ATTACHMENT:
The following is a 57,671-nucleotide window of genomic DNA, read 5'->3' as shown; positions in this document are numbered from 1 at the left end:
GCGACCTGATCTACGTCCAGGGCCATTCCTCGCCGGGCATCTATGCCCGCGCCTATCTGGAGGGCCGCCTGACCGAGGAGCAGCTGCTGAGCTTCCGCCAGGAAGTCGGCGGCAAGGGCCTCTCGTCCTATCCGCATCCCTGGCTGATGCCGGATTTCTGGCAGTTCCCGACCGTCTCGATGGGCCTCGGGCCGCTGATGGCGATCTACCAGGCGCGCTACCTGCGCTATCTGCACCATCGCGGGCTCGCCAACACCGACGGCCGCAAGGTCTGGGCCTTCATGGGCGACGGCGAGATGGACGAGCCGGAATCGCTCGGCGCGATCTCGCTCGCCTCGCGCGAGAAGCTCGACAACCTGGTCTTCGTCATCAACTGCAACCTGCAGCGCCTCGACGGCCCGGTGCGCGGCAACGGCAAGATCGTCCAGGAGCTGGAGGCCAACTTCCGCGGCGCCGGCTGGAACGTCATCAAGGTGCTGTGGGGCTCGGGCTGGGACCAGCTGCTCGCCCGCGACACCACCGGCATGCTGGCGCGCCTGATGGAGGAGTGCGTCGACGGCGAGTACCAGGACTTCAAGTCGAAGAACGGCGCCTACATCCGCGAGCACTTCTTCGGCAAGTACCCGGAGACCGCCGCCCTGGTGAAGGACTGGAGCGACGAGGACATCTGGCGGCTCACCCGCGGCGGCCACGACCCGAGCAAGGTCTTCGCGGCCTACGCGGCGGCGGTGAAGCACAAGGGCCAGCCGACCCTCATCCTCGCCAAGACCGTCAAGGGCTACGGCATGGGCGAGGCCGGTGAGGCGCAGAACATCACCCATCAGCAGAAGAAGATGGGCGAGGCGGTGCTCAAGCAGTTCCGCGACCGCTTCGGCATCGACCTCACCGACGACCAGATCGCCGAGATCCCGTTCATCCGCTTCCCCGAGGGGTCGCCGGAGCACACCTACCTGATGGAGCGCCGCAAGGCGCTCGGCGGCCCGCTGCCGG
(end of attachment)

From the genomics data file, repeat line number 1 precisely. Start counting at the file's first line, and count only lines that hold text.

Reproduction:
The following is a 57,671-nucleotide window of genomic DNA, read 5'->3' as shown; positions in this document are numbered from 1 at the left end: